|Title||The relationship between financial hardship and incident diabetic kidney disease in older US adults - a longitudinal study.|
|Publication Type||Journal Article|
|Year of Publication||2021|
|Authors||Corwin, TR, Ozieh, MN, Garacci, E, Palatnik, A, Egede, LE|
|Keywords||Diabetes, Financial hardship|
BACKGROUND: Financial hardship is associated with poor health, however the association of financial hardship and incident diabetic kidney disease (DKD) is unknown. This study aimed to examine the longitudinal relationship between financial hardship and incident DKD among older adults with diabetes.
METHODS: Analyses were conducted in 2735 adults age 50 or older with diabetes and no DKD using four waves of data (2006-2012) from the Health and Retirement Study, a national longitudinal cohort. The primary outcome was incident DKD. Financial hardship was based on three measures: 1) difficulty paying bills; 2) food insecurity; and 3) cost-related medication non-adherence using validated surveys. A dichotomous financial hardship variable (0 vs 1 or more) was constructed based on all three measures. Cox regression models were used to estimate the association between financial hardship, change in financial hardship experience and incident DKD adjusting for demographics, socioeconomic status, and comorbidities.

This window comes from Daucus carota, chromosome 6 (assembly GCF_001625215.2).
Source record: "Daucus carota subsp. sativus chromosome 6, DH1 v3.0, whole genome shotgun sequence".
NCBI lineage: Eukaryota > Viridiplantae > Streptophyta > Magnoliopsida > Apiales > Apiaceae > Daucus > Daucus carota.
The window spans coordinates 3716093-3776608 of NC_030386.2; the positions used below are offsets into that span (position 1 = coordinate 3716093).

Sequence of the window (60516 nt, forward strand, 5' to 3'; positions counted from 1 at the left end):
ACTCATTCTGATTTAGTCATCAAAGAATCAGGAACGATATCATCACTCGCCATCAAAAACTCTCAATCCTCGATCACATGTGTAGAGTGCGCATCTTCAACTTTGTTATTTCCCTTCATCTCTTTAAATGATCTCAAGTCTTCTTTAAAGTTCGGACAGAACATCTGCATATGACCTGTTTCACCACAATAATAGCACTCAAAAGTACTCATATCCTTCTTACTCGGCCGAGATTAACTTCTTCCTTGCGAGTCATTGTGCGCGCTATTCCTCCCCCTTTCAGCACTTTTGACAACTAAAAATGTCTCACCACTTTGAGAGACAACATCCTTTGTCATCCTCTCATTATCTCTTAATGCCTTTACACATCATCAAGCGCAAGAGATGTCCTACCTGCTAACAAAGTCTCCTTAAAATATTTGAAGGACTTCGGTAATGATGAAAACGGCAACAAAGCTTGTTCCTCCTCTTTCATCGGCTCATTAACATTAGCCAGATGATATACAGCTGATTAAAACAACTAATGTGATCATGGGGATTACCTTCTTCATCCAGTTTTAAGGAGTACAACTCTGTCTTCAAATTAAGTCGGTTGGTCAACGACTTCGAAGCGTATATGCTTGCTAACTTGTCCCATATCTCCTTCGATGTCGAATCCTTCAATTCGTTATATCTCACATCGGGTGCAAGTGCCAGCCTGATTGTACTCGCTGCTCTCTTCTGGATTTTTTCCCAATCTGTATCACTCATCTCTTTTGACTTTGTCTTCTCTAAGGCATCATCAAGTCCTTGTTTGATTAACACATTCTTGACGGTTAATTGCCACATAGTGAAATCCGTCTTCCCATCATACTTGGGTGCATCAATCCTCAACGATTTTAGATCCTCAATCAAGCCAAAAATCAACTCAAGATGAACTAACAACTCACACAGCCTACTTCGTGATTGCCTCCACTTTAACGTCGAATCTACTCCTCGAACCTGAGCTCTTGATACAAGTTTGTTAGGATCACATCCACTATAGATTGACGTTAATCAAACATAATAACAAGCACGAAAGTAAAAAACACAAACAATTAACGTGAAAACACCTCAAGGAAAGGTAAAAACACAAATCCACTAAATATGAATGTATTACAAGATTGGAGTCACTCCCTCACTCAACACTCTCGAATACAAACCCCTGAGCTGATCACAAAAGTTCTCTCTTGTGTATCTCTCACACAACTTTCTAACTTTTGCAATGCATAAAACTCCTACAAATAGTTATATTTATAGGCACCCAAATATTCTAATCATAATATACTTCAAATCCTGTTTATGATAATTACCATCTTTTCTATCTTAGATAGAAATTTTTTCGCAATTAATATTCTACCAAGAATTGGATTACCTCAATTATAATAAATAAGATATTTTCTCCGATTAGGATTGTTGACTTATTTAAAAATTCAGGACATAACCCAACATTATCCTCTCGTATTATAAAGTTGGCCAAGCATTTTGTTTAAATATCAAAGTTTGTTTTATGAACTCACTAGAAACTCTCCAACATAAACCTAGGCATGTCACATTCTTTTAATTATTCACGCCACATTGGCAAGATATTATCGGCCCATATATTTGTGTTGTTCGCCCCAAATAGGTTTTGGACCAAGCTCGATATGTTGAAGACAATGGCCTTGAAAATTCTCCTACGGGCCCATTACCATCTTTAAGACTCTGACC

RESULTS: During the median follow-up period of 4.1 years, incident DKD rate was higher in individuals with versus without financial hardship (41.2 versus 27/1000 person years). After adjustment, individuals with financial hardship (HR 1.32, 95% CI 1.04-1.68) had significantly increased likelihood of developing DKD compared to individuals without financial hardship. Persistent financial hardship (adjusted HR 1.52 95% CI 1.06-2.18) and negative financial hardship (adjusted HR 1.54 95% CI 1.02-2.33) were associated with incident DKD compared with no financial hardship experience. However, positive financial hardship was not statistically significant in unadjusted and adjusted (adjusted HR 0.89 95% CI 0.55-1.46) models. Cost-related medication non-adherence (adjusted HR 1.43 95% CI 1.07-1.93) was associated with incident DKD independent of other financial hardship measures.
CONCLUSIONS: Financial hardship experience is associated with a higher likelihood of incident DKD in older adults with diabetes. Future studies investigating factors that explain the relationship between financial hardship and incident DKD are needed.
|PubMed Central ID||PMC8101204|